Some Kazakh experts note four negative consequences of the Customs Union. The first is the “import” of Russian inflation and the second is the trade deficit with Russia and Belarus (Kazakhstan buys more from these two countries than it sells to them). The difference – in the hundreds of million of dollars – is offset by the surplus that Kazakhstan derives from the export of oil and other raw materials to non-CIS states. To pay for Russian and Belarusian goods, Kazakhstan has to mine as much as possible. Why should Kazakhstan lose these hard currency earnings and stimulate the economies of other countries? The third negative factor is the growing presence of Russian and Belarusian producers on the local market, who are more competitive than their Kazakh counterparts. As an example, experts point to the ‘Vesyoly Molochnik’ brand, owned by Wimm-Bill-Dann, a recent acquisition of PepsiCo.
Remarkably, part of the hardcore opposition acknowledges Kazakhstan’s need for integration. Politicians are confident that Kazakhstan, Russia and many other countries in the region are economically sovereign “to the extent to which they are limited by the dollar space and dollar globalization.” It will only be advantageous to the dollar zone to have loans in Kazakhstan that are three times more expensive than those in Europe, while Kazakh inflation is three times higher. Moreover, the Kazakh tenge is a kind of local “dollar.” If we assume that the ongoing economic crisis in the West is a forerunner to the end of the globalization era and the collapse of the global “dollar state,” an emerging Eurasian community is a counter trend to balance the Western financial and economic crisis.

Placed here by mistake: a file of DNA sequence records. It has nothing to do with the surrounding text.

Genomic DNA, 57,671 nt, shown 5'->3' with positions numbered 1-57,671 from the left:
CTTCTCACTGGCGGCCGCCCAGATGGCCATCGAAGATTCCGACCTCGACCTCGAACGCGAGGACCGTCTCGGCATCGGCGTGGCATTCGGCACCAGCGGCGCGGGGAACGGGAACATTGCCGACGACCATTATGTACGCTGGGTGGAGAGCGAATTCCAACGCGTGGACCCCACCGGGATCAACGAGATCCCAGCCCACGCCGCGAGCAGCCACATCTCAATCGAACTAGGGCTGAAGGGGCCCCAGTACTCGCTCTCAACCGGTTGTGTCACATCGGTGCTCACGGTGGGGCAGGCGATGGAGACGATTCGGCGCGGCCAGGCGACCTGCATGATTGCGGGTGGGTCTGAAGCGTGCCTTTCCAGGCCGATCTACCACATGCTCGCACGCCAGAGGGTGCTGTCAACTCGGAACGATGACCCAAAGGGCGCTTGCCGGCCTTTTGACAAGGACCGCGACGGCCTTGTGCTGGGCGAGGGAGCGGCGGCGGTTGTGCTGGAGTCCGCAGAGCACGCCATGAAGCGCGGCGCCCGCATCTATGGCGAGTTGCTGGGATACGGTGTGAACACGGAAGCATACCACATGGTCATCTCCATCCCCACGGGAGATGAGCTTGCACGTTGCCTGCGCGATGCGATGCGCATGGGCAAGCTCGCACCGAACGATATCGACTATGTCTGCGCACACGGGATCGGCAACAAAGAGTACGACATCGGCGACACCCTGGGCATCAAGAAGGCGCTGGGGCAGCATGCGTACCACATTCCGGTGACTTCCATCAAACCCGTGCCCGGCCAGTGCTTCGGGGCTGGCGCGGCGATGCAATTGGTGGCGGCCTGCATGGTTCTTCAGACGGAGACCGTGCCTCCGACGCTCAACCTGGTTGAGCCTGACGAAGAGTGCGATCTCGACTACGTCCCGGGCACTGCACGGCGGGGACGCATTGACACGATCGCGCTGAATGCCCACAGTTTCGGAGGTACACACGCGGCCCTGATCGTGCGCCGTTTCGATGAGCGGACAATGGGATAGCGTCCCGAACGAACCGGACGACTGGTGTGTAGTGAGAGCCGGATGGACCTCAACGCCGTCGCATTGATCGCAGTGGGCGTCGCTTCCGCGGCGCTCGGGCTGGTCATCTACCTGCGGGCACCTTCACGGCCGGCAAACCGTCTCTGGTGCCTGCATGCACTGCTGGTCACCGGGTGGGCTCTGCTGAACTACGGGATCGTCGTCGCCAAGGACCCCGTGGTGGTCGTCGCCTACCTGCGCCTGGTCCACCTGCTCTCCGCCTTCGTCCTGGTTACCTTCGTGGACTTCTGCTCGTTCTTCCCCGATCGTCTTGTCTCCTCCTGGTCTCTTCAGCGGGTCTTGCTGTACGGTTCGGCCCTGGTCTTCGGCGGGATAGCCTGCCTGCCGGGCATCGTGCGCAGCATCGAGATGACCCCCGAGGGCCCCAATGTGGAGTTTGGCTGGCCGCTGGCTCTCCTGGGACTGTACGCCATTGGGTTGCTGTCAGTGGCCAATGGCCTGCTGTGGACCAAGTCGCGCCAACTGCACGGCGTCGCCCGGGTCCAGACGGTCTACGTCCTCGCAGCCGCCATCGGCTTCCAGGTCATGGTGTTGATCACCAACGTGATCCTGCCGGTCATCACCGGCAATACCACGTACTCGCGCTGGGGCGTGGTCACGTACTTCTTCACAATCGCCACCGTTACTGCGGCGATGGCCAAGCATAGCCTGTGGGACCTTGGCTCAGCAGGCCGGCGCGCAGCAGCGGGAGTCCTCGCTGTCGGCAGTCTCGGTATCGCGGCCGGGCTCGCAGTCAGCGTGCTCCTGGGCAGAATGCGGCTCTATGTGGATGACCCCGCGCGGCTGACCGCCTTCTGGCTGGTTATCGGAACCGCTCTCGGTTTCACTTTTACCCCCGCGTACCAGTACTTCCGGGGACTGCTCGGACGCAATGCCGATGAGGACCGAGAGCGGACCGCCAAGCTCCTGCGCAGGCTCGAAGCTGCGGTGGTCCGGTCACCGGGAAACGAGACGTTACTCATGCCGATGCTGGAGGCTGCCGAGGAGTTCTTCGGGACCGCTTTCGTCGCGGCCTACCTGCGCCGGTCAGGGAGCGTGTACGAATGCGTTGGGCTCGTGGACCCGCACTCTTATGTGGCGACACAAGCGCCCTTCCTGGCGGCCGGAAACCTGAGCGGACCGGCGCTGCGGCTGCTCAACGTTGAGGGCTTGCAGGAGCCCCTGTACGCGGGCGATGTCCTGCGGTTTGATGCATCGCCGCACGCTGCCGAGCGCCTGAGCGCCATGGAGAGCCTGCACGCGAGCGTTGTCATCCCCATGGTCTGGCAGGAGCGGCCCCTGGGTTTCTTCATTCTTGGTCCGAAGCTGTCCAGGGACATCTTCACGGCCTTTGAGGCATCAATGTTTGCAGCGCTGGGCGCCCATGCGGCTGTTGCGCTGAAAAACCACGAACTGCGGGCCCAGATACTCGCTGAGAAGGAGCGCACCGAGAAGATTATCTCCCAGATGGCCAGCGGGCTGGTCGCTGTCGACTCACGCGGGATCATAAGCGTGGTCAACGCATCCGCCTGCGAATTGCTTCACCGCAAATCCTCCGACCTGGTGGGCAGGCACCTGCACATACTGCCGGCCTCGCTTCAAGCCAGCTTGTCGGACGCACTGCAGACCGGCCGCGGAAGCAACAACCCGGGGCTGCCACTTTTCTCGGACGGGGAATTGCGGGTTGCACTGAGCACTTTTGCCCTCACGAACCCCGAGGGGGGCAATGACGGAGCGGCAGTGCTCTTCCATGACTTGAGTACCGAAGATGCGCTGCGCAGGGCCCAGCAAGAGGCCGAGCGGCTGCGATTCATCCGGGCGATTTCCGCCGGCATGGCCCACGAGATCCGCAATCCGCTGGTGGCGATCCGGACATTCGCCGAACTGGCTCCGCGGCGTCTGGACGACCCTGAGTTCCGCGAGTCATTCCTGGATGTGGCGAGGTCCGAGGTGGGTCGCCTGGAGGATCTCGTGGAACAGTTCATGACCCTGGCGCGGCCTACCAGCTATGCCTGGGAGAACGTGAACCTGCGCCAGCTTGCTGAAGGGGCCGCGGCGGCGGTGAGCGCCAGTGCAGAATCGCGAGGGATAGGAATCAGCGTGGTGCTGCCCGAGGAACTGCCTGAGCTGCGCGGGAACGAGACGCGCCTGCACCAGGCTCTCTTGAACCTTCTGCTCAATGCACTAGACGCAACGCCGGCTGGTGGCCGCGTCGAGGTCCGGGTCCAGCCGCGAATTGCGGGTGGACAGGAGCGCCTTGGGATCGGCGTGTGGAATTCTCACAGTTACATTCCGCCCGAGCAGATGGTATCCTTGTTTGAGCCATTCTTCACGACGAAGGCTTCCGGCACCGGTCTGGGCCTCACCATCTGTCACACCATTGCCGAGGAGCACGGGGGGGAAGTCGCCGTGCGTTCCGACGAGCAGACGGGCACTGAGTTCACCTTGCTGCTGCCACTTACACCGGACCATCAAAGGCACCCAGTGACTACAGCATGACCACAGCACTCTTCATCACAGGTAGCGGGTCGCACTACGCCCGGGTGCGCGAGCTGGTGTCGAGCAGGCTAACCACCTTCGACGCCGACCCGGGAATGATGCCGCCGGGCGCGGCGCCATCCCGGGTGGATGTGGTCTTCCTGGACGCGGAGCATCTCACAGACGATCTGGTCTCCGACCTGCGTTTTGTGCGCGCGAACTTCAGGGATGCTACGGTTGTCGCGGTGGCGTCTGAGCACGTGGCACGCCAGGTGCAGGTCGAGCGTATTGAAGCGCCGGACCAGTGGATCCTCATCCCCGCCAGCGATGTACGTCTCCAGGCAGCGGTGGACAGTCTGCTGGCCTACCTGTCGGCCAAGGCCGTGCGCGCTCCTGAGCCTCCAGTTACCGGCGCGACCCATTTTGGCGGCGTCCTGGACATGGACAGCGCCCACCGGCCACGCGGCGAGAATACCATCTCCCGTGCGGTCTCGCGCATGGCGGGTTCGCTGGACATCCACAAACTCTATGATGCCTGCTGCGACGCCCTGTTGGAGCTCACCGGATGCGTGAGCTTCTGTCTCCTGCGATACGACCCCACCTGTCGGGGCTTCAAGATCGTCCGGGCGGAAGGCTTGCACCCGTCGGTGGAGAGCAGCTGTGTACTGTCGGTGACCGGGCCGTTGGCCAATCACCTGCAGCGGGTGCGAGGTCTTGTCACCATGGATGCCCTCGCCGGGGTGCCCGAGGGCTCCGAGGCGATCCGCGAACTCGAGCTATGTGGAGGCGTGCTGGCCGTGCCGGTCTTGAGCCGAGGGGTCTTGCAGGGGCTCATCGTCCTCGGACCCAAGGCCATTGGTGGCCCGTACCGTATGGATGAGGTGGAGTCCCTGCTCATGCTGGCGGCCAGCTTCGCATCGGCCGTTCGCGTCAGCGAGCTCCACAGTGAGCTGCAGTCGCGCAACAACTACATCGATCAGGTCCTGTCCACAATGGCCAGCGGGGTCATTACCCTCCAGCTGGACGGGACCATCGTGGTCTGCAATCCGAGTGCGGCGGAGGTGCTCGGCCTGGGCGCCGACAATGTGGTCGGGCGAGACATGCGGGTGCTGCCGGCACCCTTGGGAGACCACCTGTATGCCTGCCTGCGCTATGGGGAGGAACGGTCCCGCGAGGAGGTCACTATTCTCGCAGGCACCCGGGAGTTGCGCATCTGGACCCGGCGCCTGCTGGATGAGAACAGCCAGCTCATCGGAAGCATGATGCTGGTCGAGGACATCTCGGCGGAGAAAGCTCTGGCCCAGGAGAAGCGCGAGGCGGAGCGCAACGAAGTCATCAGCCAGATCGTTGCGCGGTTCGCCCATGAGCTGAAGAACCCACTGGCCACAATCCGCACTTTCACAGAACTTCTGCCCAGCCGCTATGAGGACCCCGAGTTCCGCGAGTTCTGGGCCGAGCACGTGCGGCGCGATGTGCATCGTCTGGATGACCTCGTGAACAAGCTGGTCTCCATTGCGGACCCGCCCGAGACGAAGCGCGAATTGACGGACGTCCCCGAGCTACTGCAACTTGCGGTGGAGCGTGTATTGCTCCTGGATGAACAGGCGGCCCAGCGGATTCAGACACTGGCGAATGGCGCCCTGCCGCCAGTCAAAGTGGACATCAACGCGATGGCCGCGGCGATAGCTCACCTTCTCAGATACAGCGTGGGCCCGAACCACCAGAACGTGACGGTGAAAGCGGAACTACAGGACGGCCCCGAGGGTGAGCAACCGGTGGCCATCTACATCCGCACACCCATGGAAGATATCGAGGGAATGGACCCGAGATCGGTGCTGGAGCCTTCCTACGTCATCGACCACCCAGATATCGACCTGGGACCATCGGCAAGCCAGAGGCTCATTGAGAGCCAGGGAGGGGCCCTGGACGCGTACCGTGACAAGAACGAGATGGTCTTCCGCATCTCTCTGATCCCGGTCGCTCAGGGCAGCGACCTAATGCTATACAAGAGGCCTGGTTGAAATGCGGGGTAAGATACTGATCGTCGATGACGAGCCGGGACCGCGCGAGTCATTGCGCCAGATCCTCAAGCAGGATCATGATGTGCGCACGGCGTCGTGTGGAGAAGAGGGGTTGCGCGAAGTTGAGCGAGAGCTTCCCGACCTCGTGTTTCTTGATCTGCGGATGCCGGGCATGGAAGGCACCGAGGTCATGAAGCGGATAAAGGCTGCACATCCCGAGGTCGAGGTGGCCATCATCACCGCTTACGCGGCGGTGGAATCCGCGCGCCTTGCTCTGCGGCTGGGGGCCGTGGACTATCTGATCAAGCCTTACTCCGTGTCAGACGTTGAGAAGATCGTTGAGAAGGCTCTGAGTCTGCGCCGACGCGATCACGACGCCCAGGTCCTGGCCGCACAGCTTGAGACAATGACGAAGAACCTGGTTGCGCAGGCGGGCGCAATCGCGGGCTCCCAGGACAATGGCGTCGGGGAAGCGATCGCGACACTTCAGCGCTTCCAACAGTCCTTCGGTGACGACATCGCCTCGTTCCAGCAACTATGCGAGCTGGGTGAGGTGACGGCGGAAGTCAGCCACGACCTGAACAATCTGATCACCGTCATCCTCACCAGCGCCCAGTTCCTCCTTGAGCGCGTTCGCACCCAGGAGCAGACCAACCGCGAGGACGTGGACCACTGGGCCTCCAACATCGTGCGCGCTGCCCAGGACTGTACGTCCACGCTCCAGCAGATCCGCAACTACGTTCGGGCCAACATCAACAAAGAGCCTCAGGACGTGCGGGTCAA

Kazakh lawmakers point to the political reasons behind the establishment of supranational agencies, such as the Commission of the Customs Union, where the decision-making mechanism is proportionally arranged in favor of Russia (which has 57 percent of votes, compared with 21.5 percent each for Kazakhstan and Belarus). However, experts and even well known politicians often cite inaccurate data. Specialists refute claims of inequality in decisions made by Russia, Belarus, and Kazakhstan. For example, representatives of the Kazakh Industry and New Technologies Ministry argue that the distribution of votes in the Customs Union Commission was calculated on the basis of the votes Kazakhstan has in the EurAsEC. However, this does not affect general decisions. Since it was established 18 months ago, the Commission has not ignored a single Kazakh proposal. The votes in question (21.5 percent each for Belarus and Kazakhstan) influence the joint funding of the EurAsEc and Customs Union budget. Each country contributes according to its share and decisions are only made by consensus.